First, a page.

When the Government leans on software and technical people to do something in a certain way, those people are supposed to trust that the Government won’t abuse it. If it is possible to abuse trust, it will be abused by someone.

      • Gandhi says:

        yes every computer chip AND motherboard must have an identification number. just like your vehicle VIN or license plate or birth certificate or refridgerator or gun “thanks NRA” or SSN or work badge number or bank account or… get real alice in wonderland, just because some engineer spilled the beans on the back door recently doesn’t mean it hasnt always been this way.

    9. Godsoldier says:

      It would just give them the ability cause for everyone to be updated so as to welcome in more advance tec to watch and monitor everyone and thing. Dont drink kool aid its made with piss…

    10. aljamo says:

      I’d rather go back to old telephones and telephone booths outside the home than be constantly spied upon.

    11. vocalpatriot says:

      Who here suspects that “meltdown” and “spectre” are not FLAWS, Rather, that they are what we used to call “backdoors”?
      Seems as likely as not, to me.

    12. rellik says:

      Just to show my age the Motorola 68XXX didn’t have these problems. It was a superior design to the INTEL hardware. Had the 68XXX survived and evolved, I suspect we would not have this problem.
      Better yet go with FPGA where you can easily change the “personality” of your computer, by downloading the core.
      Xilinx and Altera are big in this field.
      I guess in the end it comes down to a speed, security, and cost tradeoff.

    13. Archivist says:

      I wonder if this flaw exists in older processors. I built my computer 6 or 7 years ago. Perhaps it’s okay. It only has the software I want on it.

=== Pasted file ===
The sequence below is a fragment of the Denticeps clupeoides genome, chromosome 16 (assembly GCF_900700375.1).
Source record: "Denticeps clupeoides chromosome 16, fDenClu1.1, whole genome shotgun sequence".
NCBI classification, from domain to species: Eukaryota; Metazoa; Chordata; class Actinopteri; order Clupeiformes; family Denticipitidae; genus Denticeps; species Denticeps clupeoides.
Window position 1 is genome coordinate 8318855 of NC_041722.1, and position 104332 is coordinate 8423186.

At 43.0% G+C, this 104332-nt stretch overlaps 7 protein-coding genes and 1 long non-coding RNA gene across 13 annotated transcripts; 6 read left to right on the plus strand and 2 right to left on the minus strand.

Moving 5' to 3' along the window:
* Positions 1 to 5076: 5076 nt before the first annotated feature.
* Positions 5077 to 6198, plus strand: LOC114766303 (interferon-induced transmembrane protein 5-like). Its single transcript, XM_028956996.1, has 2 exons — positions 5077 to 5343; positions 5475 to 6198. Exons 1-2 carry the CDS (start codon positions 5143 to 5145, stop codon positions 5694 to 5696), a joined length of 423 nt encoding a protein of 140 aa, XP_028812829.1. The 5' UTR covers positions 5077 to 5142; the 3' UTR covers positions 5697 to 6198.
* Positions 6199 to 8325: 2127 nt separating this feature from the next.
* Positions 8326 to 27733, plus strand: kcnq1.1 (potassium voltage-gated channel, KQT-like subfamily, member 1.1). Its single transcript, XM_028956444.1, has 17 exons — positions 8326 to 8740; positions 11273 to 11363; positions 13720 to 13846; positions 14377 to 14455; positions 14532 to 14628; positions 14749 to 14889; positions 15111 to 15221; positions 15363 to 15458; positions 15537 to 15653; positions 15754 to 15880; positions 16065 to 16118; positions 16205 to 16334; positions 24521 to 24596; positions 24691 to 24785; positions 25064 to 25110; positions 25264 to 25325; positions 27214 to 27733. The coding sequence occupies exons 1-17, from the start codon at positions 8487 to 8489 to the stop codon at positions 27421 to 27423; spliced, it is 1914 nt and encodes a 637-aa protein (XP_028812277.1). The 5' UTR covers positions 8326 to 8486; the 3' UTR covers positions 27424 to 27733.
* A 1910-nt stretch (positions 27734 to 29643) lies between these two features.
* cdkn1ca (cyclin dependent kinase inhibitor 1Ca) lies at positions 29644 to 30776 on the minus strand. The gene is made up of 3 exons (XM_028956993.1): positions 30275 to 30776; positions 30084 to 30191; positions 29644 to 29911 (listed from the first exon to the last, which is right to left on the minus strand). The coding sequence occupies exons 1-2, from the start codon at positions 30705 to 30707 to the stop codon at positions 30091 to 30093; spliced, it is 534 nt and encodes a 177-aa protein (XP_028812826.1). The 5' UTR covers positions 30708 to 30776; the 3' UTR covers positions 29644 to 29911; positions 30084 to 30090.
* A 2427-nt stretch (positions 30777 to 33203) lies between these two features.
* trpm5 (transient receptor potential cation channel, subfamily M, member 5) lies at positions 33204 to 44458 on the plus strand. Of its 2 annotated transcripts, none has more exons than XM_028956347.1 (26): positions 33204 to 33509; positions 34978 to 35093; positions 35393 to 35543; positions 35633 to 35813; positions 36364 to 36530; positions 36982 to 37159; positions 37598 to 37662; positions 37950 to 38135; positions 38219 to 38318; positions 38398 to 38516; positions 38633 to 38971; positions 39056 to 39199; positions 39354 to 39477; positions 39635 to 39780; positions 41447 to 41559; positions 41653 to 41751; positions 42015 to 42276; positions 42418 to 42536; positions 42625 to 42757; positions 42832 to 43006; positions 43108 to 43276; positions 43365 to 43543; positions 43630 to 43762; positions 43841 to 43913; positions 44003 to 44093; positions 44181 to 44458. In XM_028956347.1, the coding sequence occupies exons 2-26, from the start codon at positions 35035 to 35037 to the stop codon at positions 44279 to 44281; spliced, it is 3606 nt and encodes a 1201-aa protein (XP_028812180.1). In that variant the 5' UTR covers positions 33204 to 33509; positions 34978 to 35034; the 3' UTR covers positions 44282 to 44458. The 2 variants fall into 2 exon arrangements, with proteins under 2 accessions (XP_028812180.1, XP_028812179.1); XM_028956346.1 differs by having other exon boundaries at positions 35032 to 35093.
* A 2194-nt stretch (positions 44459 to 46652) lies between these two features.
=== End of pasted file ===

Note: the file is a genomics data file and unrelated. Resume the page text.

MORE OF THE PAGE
14. Naya says:

      People are mixing up software with hardware. It’s not a software issue. Period. It’s a hardware issue. And it’s not that big of a deal anyway as most buy new computers every 4-5 years, hence a new chip. Anyone here still running an Intel Pentium processor when there’s now an I7, which is like a dozen versions later now. Heck Pentium was what….2003?
      The problem is they aren’t sure how to make a chip that doesn’t allow the bug. When a processor turns on there’s a small time frame when it starts that allows you to access files that you aren’t supposed to access. As soon as it’s booted up fully the issue is fixed. The reason is parallel processing. that means the chip is performing a lot of functions all at the same time instead of doing them one at a time like the used to. That’s what makes it fast. The temporary “fix” is to prevent parallel processing, which then makes your phone run slow.
      most tech companies think it’s going to be a few years before they can figure out how to make new chips that don’t allow access to files at startup.